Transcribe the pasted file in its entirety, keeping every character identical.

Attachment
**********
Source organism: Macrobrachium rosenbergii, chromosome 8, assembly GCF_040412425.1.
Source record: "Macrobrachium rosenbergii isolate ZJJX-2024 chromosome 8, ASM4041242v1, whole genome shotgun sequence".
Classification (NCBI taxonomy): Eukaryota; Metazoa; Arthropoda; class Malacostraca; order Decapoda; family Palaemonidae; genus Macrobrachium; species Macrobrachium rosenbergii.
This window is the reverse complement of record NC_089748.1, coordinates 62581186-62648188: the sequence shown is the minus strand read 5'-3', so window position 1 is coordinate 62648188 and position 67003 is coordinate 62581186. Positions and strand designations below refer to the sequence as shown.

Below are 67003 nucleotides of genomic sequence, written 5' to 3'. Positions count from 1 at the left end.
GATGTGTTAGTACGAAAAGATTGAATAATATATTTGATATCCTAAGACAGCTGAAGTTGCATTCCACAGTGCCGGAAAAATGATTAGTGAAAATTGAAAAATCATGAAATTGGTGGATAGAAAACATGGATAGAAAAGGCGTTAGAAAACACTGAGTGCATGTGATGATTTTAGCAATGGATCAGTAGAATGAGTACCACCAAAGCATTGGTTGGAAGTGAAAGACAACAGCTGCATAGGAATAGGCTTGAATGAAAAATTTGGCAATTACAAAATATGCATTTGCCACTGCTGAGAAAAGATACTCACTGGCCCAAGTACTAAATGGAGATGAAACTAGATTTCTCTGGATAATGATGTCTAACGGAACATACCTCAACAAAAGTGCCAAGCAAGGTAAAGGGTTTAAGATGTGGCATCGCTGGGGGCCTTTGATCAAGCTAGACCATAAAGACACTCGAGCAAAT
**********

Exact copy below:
Source organism: Macrobrachium rosenbergii, chromosome 8, assembly GCF_040412425.1.
Source record: "Macrobrachium rosenbergii isolate ZJJX-2024 chromosome 8, ASM4041242v1, whole genome shotgun sequence".
Classification (NCBI taxonomy): Eukaryota; Metazoa; Arthropoda; class Malacostraca; order Decapoda; family Palaemonidae; genus Macrobrachium; species Macrobrachium rosenbergii.
This window is the reverse complement of record NC_089748.1, coordinates 62581186-62648188: the sequence shown is the minus strand read 5'-3', so window position 1 is coordinate 62648188 and position 67003 is coordinate 62581186. Positions and strand designations below refer to the sequence as shown.

Below are 67003 nucleotides of genomic sequence, written 5' to 3'. Positions count from 1 at the left end.
GATGTGTTAGTACGAAAAGATTGAATAATATATTTGATATCCTAAGACAGCTGAAGTTGCATTCCACAGTGCCGGAAAAATGATTAGTGAAAATTGAAAAATCATGAAATTGGTGGATAGAAAACATGGATAGAAAAGGCGTTAGAAAACACTGAGTGCATGTGATGATTTTAGCAATGGATCAGTAGAATGAGTACCACCAAAGCATTGGTTGGAAGTGAAAGACAACAGCTGCATAGGAATAGGCTTGAATGAAAAATTTGGCAATTACAAAATATGCATTTGCCACTGCTGAGAAAAGATACTCACTGGCCCAAGTACTAAATGGAGATGAAACTAGATTTCTCTGGATAATGATGTCTAACGGAACATACCTCAACAAAAGTGCCAAGCAAGGTAAAGGGTTTAAGATGTGGCATCGCTGGGGGCCTTTGATCAAGCTAGACCATAAAGACACTCGAGCAAAT